When you purchase a fire blanket and get home, ensure you put it in the correct place and fit it to a solid surface. You shouldn’t put it too close to the risk area and don’t want it too close to your cooker/oven. Make sure it is in an accessible location.

What is a fire blanket used for? - Correct use

We understand what it is, but do we know the purpose of a fire blanket?

Fire blankets can extinguish small fires (our definition would be around the size of an office bin). They are mainly used for small class F fires in the kitchen. Typically these are caused by cooking grease and oils that should under no circumstance be covered in water as this can increase the intensity and danger of the fire. And can help to put out a fire before it gets too big or out of control. Instead, a fire blanket is ideal for quenching that particular flame.

Make sure you immediately turn off the gas or electricity supply and call the emergency services in the event of a larger fire.

In addition, fires caused by clothes or small house fires can be stopped by a fire blanket suffocating the air around them. A fire blanket is also potentially strong enough to carry an individual and, as such, can be used for this purpose if the situation needs it. If any of these fires get out of control, you must immediately call the fire emergency services.

How Does a Fire Blanket Work?

You may be wondering, what element of the fire triangle does a fire blanket remove? The answer is oxygen. As oxygen is a key element of fire, a fire blanket works by smothering the fire and cutting off the oxygen. Look at the video below to see how a fire blanket puts out a fire.

How to Use a Fire Blanket

Step 1. 

You’ll generally find tabs at the top or bottom of the box. To release the blanket in an emergency, give those tabs a pull. 

Step 2. 

Before attempting to tackle the fire, try turning off the gas or electricity because that will reduce the fire element within the fire triangle. Ensure that it is safe to do so first.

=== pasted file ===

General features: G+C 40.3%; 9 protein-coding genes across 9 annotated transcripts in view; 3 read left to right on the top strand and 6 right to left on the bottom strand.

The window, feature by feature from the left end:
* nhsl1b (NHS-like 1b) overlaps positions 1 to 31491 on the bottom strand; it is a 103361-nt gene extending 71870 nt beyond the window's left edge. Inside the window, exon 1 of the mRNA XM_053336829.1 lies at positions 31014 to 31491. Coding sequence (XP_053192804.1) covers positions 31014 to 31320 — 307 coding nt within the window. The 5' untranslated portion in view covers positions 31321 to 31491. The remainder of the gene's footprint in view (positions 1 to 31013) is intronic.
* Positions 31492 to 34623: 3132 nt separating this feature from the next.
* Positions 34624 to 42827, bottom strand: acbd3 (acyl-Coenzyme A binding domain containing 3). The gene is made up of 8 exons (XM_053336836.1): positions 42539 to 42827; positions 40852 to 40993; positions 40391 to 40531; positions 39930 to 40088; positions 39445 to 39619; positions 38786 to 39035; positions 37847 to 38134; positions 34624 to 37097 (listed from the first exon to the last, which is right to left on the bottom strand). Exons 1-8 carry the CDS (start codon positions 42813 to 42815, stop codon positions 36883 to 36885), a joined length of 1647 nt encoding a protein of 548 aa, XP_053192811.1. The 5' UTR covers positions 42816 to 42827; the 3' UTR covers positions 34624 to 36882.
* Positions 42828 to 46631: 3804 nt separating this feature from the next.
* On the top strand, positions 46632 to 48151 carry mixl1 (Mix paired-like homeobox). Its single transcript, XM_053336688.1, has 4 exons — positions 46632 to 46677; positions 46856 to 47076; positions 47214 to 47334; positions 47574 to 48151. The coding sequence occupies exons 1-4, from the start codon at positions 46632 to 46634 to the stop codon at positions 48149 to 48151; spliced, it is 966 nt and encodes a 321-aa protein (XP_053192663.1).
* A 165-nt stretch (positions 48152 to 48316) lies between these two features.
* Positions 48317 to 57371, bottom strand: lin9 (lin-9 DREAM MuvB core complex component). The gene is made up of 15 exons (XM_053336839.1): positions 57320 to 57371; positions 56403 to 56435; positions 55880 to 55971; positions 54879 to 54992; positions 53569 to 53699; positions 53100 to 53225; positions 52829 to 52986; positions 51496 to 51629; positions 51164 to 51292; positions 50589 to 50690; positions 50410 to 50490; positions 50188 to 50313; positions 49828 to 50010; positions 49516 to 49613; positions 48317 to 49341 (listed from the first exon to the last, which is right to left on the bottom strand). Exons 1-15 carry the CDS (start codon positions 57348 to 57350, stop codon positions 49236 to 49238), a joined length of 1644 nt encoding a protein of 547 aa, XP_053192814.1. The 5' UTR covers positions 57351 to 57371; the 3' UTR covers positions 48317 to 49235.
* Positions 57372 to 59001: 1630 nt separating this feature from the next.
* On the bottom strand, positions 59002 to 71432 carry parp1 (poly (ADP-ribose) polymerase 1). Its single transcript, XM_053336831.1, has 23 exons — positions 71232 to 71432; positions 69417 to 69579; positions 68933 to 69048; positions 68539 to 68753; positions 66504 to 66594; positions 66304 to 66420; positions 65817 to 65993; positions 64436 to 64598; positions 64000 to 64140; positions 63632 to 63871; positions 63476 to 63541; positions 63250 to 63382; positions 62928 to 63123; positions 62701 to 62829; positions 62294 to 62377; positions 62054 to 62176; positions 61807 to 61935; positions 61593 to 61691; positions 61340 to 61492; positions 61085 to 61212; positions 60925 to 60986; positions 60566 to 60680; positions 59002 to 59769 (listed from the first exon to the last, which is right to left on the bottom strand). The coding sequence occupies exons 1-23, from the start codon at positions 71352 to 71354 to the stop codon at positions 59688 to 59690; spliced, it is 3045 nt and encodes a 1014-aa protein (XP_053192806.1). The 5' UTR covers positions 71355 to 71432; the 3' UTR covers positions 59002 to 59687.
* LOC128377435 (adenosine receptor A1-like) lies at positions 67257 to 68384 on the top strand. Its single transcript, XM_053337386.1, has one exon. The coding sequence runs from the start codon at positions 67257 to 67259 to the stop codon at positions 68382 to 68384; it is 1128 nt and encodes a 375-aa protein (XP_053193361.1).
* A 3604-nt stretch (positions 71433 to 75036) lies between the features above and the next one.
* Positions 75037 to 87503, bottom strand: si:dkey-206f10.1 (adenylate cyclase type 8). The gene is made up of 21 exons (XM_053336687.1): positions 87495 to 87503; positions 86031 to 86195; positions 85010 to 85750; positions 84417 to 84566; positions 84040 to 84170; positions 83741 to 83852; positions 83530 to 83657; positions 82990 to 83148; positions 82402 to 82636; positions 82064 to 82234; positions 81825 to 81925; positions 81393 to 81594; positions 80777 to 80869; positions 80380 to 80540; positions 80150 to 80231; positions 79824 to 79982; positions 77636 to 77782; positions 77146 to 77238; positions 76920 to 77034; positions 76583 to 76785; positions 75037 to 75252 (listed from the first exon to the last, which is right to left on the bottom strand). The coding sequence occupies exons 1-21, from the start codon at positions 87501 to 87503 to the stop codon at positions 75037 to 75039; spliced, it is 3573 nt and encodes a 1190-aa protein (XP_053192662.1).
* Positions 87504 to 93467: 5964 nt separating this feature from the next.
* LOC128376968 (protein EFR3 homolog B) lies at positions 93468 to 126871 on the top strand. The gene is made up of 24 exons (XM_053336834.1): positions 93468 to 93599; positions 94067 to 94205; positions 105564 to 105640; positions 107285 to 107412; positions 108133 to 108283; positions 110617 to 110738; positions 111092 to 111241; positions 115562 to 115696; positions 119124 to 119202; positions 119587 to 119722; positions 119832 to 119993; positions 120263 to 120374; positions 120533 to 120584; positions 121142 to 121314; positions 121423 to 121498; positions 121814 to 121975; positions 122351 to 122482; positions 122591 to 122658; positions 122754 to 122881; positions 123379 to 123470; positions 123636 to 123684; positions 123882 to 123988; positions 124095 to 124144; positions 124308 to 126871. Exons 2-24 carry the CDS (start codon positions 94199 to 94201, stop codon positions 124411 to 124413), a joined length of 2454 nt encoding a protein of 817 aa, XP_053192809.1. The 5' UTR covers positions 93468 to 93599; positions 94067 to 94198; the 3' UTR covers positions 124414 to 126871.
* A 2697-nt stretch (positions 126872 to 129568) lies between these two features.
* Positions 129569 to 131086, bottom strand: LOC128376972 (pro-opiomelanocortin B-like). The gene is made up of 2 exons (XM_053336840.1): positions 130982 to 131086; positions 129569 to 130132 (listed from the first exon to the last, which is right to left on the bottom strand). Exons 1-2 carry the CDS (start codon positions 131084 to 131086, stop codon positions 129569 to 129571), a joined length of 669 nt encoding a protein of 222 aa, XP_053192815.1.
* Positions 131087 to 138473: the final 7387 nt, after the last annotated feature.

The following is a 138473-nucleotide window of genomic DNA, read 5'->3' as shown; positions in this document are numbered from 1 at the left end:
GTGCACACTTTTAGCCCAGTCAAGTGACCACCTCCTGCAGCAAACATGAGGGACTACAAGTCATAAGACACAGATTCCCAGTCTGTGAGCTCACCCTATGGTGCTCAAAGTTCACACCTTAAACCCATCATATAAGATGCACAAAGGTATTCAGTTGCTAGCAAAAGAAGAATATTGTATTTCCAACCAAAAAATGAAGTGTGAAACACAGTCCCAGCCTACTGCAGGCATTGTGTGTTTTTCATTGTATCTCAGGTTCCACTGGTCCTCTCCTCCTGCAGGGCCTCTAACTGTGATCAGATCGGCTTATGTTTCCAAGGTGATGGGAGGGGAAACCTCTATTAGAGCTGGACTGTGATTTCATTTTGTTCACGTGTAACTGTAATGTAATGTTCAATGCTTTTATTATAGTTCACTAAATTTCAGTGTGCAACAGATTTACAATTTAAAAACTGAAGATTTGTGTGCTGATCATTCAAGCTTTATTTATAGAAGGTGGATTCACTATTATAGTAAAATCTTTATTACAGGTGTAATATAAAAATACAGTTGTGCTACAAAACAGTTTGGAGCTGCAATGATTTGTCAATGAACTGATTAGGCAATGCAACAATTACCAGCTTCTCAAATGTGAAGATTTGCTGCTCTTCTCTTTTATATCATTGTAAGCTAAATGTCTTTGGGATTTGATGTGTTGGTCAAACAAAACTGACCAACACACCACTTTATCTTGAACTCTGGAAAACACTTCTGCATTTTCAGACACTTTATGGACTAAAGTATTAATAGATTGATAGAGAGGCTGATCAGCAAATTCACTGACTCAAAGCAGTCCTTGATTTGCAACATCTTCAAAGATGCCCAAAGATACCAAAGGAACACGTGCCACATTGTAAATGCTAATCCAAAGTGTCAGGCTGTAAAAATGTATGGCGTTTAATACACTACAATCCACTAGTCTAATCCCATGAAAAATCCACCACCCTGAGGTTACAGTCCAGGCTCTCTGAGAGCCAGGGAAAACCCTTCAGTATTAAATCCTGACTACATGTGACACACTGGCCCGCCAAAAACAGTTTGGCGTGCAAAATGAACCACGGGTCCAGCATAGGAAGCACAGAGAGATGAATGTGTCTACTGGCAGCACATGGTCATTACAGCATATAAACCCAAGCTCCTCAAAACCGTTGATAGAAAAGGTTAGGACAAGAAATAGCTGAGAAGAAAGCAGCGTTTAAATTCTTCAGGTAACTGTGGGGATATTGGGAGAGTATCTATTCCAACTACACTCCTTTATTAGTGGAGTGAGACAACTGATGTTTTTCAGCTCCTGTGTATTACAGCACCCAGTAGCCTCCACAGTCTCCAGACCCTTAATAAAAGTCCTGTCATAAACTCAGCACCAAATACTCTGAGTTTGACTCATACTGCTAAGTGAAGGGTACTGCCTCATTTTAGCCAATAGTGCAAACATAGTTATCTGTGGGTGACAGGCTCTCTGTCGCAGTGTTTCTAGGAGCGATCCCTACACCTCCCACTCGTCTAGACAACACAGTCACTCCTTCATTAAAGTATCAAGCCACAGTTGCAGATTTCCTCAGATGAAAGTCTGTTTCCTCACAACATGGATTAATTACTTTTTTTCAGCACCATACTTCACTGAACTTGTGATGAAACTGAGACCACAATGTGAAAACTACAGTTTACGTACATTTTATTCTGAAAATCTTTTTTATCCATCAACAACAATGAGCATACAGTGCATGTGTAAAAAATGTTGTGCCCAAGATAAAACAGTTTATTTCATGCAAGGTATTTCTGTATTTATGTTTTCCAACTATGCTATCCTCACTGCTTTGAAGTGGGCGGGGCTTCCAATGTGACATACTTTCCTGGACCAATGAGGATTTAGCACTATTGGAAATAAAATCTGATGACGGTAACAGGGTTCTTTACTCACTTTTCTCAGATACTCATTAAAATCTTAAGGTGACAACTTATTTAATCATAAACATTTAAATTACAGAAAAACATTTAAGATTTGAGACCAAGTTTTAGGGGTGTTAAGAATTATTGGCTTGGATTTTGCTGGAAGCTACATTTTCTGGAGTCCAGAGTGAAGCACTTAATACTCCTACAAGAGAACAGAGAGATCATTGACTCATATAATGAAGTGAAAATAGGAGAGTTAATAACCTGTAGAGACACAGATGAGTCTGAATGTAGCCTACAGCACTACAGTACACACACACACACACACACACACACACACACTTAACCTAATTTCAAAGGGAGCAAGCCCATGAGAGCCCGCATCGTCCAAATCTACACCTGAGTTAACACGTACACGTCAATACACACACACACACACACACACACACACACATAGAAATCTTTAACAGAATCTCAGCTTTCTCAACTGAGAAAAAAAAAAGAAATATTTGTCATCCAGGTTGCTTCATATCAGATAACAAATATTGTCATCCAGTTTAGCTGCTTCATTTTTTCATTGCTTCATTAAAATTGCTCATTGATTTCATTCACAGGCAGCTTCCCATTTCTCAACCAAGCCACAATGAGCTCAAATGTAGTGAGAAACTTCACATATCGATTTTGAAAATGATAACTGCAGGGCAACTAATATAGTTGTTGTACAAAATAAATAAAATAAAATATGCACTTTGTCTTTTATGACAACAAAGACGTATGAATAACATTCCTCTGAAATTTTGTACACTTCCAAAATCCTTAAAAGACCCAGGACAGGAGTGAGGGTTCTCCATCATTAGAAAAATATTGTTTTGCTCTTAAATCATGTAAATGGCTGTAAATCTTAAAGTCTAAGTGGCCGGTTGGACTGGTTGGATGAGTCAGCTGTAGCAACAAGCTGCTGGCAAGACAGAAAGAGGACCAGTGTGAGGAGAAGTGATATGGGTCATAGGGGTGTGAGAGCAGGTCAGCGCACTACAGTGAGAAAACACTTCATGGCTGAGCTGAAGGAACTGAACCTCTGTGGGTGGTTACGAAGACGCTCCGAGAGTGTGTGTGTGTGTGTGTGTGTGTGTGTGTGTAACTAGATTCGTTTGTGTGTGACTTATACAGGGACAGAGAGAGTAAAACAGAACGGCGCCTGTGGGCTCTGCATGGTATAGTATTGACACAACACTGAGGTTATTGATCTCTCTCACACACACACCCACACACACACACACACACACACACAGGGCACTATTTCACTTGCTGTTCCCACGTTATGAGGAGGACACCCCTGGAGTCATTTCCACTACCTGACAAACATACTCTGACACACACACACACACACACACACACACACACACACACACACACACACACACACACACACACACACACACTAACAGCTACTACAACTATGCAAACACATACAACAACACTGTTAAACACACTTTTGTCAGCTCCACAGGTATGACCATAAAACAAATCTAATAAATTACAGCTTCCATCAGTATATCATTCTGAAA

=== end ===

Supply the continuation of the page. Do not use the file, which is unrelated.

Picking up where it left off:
Step 3. 

When you use a fire blanket, you need to make sure you protect yourself. The easiest way to protect yourself is to hold the tabs so they face you, the backs of your hands against the blanket and then fold it in. That’s going to protect you from the radiated heat as you attempt to approach the fire. 

Don’t hold the blanket too high where you can’t see where the risk is or too low that you’re going to trip over. You want to put your arms out straight. Move your weight onto your back foot, move nice and slowly towards the fire and then place it physically over the top. Don’t attempt to throw the blanket on in case you miss. When you get to this stage, and you’re close, don’t pull away because the flames may stick to the blanket, which could spread the fire. It has to be just a rapid, swift motion, one step at a time, straight over the top. 

Step 4. 

Leave the blanket for around 30 minutes or so. Please don’t take it off too quickly as, by reintroducing oxygen, there is a chance of re-ignition. Leave the actual pan in situ for at least an hour.

Step 5. 

If there is any doubt that it is still not a safe environment, please pick up the phone, phone the fire service brigade, evacuate the area and get them there as quickly as possible.  


1. Release the blanket by pulling quickly on the two tabs

2. Turn off the heat source

3. Protect yourself – move slowly, keeping your weight on your back foot and hold the blanket in front to protect yourself

4. Tackle the fire by placing the blanket on top in a quick, swift motion

5. Leave the blanket for 30 minutes before removing

6. Call the fire brigade – if there are any problems or doubts. And that is how you use a fire blanket.
How to use a fire Blanket Infographic
If you work in an office, it is essential to know precisely where it is kept, and you should also inform your employees. You should provide a training session to all employees on how to use a fire blanket, and we hope the above video will help you do so.

At 1st Attendance, we are available to come to your work place and carry out the demonstration as well as other training. Use our cost calculator to get an instant quote today.